Android Malware Could Reach 1 Million Mark by Year End


A report from security firm Trend Micro suggests that the Android platform will be subject to even to even more attacks from Malware during 2013, as hackers turn their attention from PC's to the smartphone platform.

AndroidIn 2012 the threat against smartphones grew at an alarming rate, with malware writers, hackers and spammers increasingly turning their focus to the mobile industry, with a particular focus on Android.

The Google backed platform is an increasingly popular target, as it has the largest market share, and is an easier target because it is a more open platform than Windows Phone or iOS.

Trend Micro last year predicted there would be around 120,000 amounts of Android Malware by the end of 2012, which ended up being 350,000. For 2013, the prediction is malware will surpass the one million mark.

The most prevalent form of malware remains viruses that cost infected users money, such as SMS Trojans that will send premium rate SMS without the users knowledge. The biggest threat in the growth of malware comes in the form of attacks that target sensitive data stored on devices, such as personal contact information, banking details and passwords.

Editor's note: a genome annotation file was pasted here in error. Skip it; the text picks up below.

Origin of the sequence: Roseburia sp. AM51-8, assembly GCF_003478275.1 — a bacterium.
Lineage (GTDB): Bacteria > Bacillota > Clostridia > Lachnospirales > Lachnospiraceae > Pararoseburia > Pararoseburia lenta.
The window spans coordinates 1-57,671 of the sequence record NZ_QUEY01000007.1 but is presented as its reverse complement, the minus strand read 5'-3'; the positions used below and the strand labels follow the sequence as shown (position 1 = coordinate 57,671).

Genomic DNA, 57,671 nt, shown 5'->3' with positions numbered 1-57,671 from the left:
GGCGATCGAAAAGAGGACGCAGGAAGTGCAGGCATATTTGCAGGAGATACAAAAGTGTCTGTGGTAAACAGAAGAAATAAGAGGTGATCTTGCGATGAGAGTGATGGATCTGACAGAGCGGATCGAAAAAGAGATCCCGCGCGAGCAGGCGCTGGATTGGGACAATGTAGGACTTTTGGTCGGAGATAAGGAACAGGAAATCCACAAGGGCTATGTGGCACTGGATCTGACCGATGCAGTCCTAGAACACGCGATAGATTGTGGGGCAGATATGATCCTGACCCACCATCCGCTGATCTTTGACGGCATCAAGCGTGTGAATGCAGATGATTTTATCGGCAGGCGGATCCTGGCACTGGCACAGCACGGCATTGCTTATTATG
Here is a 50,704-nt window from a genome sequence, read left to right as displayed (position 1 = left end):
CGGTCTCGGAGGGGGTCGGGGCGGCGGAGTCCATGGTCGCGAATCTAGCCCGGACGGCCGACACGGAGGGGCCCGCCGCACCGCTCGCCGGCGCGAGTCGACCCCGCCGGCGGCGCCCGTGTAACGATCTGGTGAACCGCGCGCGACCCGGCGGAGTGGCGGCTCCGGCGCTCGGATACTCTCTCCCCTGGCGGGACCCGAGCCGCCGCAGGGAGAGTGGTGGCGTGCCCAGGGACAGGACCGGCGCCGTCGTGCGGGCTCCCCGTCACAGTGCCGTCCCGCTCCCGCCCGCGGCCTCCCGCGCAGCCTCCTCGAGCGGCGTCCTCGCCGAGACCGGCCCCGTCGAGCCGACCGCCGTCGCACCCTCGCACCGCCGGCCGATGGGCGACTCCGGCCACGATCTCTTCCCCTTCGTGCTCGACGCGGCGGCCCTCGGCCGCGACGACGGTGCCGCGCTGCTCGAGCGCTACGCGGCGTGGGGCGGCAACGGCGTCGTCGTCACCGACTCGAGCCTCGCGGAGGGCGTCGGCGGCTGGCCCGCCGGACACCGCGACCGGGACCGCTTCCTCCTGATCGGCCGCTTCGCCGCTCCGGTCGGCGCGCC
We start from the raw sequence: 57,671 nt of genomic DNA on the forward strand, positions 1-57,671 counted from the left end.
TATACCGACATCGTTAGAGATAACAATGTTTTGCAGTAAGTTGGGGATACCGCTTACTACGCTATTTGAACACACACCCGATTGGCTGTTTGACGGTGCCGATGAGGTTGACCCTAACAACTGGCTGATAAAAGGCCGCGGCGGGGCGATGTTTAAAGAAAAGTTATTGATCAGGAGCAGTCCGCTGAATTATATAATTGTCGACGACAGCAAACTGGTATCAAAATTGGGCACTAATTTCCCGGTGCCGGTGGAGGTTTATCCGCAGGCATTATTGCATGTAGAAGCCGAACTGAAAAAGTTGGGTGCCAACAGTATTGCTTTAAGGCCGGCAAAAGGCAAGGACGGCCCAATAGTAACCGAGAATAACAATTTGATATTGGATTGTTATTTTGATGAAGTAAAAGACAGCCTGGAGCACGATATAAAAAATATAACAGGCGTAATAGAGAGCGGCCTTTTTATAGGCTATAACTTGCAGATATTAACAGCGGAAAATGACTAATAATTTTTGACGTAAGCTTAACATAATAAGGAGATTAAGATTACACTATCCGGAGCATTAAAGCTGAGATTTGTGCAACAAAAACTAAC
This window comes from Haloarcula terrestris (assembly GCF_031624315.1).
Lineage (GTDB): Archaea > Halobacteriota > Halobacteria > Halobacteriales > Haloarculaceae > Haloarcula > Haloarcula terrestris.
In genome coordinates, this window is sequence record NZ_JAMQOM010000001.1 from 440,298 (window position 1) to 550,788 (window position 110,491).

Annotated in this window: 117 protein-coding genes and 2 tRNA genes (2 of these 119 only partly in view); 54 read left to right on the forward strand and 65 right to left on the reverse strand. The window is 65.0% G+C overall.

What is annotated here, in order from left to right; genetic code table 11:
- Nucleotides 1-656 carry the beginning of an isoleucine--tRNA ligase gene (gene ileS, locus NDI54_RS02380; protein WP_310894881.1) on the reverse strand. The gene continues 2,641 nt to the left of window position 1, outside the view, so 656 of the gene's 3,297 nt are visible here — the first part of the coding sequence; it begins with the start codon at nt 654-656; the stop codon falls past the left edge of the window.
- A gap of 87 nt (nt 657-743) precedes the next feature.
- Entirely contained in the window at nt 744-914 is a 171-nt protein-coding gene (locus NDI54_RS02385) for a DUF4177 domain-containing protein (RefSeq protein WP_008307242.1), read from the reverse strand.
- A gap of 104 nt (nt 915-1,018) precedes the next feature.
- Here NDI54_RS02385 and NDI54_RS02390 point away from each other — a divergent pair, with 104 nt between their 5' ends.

Trend Micro also point out that the growth in popularity of social media sites has made them a target for cybercriminals. People seem more relaxed about sharing sensitive data on Facebook, Twitter and Google+ which can be used in cases of identity theft.

Despite the very real risk of malware, only one fifth of Android users bother to use any type of security app on their phone. This lack of awareness is leaving a large number of users exposed to infection.

As well as having an up-to-date security package on their phones, users can take other steps to protect themselves from infection of viruses and malware – Always download apps and games from a reliable source, avoiding sites that promise to offer paid for app for free. Always check the permissions on the app before installing, and if in doubt, don't install.